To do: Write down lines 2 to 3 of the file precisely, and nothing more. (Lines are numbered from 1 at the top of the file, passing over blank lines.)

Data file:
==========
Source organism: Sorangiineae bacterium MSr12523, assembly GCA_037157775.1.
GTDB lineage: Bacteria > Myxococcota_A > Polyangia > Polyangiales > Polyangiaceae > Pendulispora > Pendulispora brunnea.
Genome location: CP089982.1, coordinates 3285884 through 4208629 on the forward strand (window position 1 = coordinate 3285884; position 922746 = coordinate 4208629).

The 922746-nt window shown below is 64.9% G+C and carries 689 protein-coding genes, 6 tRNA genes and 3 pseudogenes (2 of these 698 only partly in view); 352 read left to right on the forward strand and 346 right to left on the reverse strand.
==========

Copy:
GTDB lineage: Bacteria > Myxococcota_A > Polyangia > Polyangiales > Polyangiaceae > Pendulispora > Pendulispora brunnea.
Genome location: CP089982.1, coordinates 3285884 through 4208629 on the forward strand (window position 1 = coordinate 3285884; position 922746 = coordinate 4208629).